By Jim Schutze
By Rachel Watts
By Lauren Drewes Daniels
By Anna Merlan
By Lee Escobedo
I was truly offended by your article on the Tomorrowpeople ["Hasta manana," April 10] and the comparisons Richard Baimbridge drew between them and Big Star, and particularly Chris Bell. The "ethereal and emotive" energy that I was shown recently at Rick's Place was more that of a remarkably average grunge/pop-next big thing shitty rock band. Just between your readers and myself, Big Star has absolutely nothing to do with the way the Tomorrowpeople sound.
There were several factual errors in Jimmy Fowler's piece ["Put A Lid On It," May 15] on the two spoken word fiascos between me and the so-called Godfather of North Texas Poetry, Clebo Rainey. Fowler referred to me as "the self-styled white trash garage poet." I don't call myself that. My Fort Worth poetry buddy, William Bryan Massey III, who, like me, is just another Cowtown gutter-mouth spoken-word artist, is the guy who calls himself the "white trash garage poet" because he spends lots of time in his garage writing his excellent poetry and drinking quarts of Miller High Life while surrounded by spiders and his kids' toys. I, because I am one, refer to myself as "The Loser."
Next, Fowler misspelled my wife's name. It's Crista, not Christa. She got quite upset about this when she saw Fowler's type. "Fuck!" she screamed out loud while downing a schooner of Bud at Fred's Cafe. You have to forgive her reaction, because people have always screwed up her uniquely spelled name. I guess she's mad as hell, and she ain't gonna take it anymore.
Of course, some people might think Crista's name is "bitch" after Clebo referred to her as one in one of his quotes. I don't think there's any doubt that the "bitch" in this whole sordid affair is Clebo himself. His excruciatingly pretentious claim that there are "rules" to go by, like not saying the f-word even if it's in a poem you've written, at spoken-word events is censorship at its worst and extremely childish. Hey, Clebo, I can say "fuck" any goddamn time I please.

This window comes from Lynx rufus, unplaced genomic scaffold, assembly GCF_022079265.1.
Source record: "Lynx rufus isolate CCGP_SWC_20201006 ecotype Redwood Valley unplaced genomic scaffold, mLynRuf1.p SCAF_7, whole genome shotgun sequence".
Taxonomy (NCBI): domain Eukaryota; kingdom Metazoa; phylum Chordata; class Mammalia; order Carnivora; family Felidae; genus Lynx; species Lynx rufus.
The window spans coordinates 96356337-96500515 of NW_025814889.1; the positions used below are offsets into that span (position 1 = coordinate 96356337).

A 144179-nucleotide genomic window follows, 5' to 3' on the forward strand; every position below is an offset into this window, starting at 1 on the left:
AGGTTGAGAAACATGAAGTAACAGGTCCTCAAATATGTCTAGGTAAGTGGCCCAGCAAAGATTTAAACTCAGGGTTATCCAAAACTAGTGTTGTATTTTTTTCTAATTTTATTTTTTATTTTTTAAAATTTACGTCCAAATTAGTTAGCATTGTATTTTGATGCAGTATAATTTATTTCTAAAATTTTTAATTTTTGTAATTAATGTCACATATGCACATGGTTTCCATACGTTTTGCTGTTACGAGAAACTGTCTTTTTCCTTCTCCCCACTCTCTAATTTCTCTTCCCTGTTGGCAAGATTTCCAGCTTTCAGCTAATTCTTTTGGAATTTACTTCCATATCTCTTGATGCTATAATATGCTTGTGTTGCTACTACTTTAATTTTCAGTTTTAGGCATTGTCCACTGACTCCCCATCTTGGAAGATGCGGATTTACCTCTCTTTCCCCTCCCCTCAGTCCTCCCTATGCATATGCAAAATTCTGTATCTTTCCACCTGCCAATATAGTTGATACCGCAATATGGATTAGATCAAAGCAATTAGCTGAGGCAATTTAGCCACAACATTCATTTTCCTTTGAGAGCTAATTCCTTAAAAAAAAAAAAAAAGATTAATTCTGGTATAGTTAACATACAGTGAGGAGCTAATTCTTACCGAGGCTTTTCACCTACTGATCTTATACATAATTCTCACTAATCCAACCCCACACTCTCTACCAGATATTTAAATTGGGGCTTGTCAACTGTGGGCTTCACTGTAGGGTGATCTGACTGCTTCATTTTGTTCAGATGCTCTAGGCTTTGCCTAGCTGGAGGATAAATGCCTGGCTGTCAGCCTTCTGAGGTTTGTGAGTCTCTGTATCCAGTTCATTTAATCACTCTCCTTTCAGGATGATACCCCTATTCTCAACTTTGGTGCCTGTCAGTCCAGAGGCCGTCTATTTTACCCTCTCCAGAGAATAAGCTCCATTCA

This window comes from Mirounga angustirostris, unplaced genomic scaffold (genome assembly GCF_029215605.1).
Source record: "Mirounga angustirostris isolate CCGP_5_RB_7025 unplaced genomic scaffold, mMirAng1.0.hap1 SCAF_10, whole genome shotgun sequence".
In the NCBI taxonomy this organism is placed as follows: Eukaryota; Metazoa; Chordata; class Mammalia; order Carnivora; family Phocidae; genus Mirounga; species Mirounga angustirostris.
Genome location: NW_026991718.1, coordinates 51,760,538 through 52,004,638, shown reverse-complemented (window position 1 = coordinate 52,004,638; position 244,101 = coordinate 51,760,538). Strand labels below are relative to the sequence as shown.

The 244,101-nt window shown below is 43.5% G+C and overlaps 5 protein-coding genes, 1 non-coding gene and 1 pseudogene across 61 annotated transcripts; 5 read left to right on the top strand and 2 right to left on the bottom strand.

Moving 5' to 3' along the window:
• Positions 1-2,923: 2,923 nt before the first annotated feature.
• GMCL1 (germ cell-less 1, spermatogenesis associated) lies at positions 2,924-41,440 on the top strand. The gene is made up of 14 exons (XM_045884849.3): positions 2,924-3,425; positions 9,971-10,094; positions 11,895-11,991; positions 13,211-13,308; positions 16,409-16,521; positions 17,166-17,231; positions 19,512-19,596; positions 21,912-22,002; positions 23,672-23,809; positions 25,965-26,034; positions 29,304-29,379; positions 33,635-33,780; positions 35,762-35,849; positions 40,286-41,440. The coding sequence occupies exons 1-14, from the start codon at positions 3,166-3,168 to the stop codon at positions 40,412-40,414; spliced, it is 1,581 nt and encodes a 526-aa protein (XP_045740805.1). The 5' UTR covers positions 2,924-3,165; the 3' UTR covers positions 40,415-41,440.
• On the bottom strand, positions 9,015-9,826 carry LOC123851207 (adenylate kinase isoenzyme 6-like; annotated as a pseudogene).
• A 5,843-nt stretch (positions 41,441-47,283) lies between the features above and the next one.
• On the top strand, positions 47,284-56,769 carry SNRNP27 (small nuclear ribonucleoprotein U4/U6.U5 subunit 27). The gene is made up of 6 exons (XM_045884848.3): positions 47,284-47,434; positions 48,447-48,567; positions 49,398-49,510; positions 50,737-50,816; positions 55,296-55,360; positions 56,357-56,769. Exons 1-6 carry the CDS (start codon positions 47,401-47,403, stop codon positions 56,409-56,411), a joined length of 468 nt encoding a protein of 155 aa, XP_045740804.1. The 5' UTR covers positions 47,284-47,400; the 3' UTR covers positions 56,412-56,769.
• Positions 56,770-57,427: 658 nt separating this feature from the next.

I think you've forgotten about something called the Bill of Rights and the First Amendment. It gives everyone in this country the outright right to say whatever the fuck they wanna say, "family values" goons be damned. In fact, I'm thinking of coming over to Dallas, without Clebo's permission (that means I'll be breaking another one of his self-righteous "rules"), so I can stand on the Grassy Knoll at Dealey Plaza and yell "fuck this shit" at the top of my lungs. And the Mandalay Poetry Circus event in question was 1996's event, not this year's. Finally, Fowler mentioned my LOSERS ARE COOL 'zine website, but failed to give out its address: http://home.earthlink.net/~theloser/index.html.
I hope this clears up some things. I wouldn't want your readers to be misinformed, because they get enough of that from reading The Dallas Morning News.
Robert W. "The Loser" Howington
What's the big idea of putting out comments on nominated bands [1997 Dallas Observer Music Awards, May 1] before the voting is finalized? Writer Matt Weitz starts off the article knocking two great local bands--Ooga Booga and The Sutcliffes. I know members of both and am well aware of their dedication to their music. I mean, c'mon, the guy even knocked the award issues before he became the editor, like he knows what in the hell is going on to start with.
On the second hand, I would like to know what Philip Chrissopoulos thinks a real reggae band is? Did Ooga Booga ever claim to be reggae? I don't think so, Chris! In fact, they don't claim to be in any one genre of music, for they came together in an amalgam of so many cultural diversities. Labels are only a product of a limited mind, pal.
How can the Observer expect credibility when it puts garbage like these guys in circulation? Take a hint: people don't respect people that trash people just for the sake of trashing people. Start to act like adults, and perhaps your circulation will increase to the point where you won't have to put so many ads in your publication.
I remember the early '90s, when the Observer had a shred of integrity--how about you?